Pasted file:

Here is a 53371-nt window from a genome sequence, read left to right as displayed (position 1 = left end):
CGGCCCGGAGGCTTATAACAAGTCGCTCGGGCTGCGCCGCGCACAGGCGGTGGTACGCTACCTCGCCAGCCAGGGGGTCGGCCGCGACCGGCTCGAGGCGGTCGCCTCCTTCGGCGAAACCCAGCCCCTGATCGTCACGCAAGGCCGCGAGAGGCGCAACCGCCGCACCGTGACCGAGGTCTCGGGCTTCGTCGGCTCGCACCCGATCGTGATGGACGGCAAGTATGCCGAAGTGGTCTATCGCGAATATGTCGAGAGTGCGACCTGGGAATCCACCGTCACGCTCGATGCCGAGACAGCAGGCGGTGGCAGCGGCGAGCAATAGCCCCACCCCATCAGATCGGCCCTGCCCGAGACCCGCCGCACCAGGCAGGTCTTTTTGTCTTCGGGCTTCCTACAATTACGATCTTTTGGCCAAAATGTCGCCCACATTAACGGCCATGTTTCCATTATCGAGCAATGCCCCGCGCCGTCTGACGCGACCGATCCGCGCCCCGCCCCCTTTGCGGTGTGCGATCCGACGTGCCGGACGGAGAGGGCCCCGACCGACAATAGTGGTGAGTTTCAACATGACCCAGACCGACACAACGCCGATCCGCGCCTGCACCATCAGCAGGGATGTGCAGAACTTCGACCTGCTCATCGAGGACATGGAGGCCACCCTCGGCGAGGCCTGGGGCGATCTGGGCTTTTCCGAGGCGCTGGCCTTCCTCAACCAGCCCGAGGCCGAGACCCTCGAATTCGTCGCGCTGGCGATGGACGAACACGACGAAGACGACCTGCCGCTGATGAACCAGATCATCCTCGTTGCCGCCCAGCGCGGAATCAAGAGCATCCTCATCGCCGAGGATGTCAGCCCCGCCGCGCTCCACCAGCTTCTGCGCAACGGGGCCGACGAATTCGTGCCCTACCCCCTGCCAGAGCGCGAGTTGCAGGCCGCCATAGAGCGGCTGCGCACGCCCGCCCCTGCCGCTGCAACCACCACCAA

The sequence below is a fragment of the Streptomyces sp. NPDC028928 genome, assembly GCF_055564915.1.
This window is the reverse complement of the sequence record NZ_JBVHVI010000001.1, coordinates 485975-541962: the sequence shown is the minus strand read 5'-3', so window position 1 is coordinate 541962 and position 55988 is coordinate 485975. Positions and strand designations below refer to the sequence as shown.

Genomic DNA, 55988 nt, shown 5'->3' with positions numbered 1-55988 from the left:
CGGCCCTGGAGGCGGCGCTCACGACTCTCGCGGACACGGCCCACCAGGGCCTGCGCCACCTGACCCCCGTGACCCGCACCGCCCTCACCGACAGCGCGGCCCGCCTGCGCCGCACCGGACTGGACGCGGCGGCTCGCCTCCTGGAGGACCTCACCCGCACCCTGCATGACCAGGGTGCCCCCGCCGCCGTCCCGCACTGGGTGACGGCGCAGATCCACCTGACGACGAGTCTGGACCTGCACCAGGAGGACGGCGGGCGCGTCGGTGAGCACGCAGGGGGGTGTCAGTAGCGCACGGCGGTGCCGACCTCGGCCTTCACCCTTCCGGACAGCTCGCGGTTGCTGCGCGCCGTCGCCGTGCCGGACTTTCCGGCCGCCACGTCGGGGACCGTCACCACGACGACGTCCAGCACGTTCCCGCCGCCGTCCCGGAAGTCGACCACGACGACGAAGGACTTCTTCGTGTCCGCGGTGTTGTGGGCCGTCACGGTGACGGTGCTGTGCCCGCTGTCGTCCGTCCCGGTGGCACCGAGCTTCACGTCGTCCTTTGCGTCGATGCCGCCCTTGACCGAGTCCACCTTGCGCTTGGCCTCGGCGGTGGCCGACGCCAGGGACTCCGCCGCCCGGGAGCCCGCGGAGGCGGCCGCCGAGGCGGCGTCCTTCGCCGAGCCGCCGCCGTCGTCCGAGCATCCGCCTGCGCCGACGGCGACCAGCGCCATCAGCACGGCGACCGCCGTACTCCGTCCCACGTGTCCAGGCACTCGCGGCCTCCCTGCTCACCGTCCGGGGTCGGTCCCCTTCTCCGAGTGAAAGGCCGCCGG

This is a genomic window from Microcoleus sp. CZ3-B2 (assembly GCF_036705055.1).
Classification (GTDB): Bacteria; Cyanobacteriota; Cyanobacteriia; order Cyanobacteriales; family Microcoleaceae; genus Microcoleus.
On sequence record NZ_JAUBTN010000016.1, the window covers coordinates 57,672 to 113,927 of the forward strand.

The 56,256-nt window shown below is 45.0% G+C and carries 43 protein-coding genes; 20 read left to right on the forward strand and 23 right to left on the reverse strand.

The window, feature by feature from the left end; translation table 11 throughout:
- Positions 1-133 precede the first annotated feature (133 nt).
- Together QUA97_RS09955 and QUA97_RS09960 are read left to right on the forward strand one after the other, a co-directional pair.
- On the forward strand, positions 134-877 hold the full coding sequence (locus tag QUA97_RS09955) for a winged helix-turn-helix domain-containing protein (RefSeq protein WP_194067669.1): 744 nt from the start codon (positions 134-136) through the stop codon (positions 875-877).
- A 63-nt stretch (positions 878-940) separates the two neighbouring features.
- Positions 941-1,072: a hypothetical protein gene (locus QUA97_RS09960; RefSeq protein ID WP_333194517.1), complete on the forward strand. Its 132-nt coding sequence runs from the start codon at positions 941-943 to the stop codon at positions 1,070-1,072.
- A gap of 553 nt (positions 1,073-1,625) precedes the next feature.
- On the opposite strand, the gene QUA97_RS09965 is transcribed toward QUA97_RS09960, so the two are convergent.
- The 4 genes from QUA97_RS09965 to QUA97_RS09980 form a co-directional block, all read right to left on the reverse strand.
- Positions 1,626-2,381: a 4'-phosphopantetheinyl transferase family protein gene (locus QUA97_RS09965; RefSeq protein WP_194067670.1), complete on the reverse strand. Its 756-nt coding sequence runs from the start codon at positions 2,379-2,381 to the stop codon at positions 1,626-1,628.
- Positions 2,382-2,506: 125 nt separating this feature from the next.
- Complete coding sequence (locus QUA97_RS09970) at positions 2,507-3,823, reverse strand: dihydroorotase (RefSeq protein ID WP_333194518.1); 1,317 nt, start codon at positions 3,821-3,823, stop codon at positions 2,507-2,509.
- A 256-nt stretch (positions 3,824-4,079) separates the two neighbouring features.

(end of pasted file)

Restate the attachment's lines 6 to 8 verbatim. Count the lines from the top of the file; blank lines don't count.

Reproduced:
CGGCCCTGGAGGCGGCGCTCACGACTCTCGCGGACACGGCCCACCAGGGCCTGCGCCACCTGACCCCCGTGACCCGCACCGCCCTCACCGACAGCGCGGCCCGCCTGCGCCGCACCGGACTGGACGCGGCGGCTCGCCTCCTGGAGGACCTCACCCGCACCCTGCATGACCAGGGTGCCCCCGCCGCCGTCCCGCACTGGGTGACGGCGCAGATCCACCTGACGACGAGTCTGGACCTGCACCAGGAGGACGGCGGGCGCGTCGGTGAGCACGCAGGGGGGTGTCAGTAGCGCACGGCGGTGCCGACCTCGGCCTTCACCCTTCCGGACAGCTCGCGGTTGCTGCGCGCCGTCGCCGTGCCGGACTTTCCGGCCGCCACGTCGGGGACCGTCACCACGACGACGTCCAGCACGTTCCCGCCGCCGTCCCGGAAGTCGACCACGACGACGAAGGACTTCTTCGTGTCCGCGGTGTTGTGGGCCGTCACGGTGACGGTGCTGTGCCCGCTGTCGTCCGTCCCGGTGGCACCGAGCTTCACGTCGTCCTTTGCGTCGATGCCGCCCTTGACCGAGTCCACCTTGCGCTTGGCCTCGGCGGTGGCCGACGCCAGGGACTCCGCCGCCCGGGAGCCCGCGGAGGCGGCCGCCGAGGCGGCGTCCTTCGCCGAGCCGCCGCCGTCGTCCGAGCATCCGCCTGCGCCGACGGCGACCAGCGCCATCAGCACGGCGACCGCCGTACTCCGTCCCACGTGTCCAGGCACTCGCGGCCTCCCTGCTCACCGTCCGGGGTCGGTCCCCTTCTCCGAGTGAAAGGCCGCCGG

This is a genomic window from Microcoleus sp. CZ3-B2 (assembly GCF_036705055.1).
Classification (GTDB): Bacteria; Cyanobacteriota; Cyanobacteriia; order Cyanobacteriales; family Microcoleaceae; genus Microcoleus.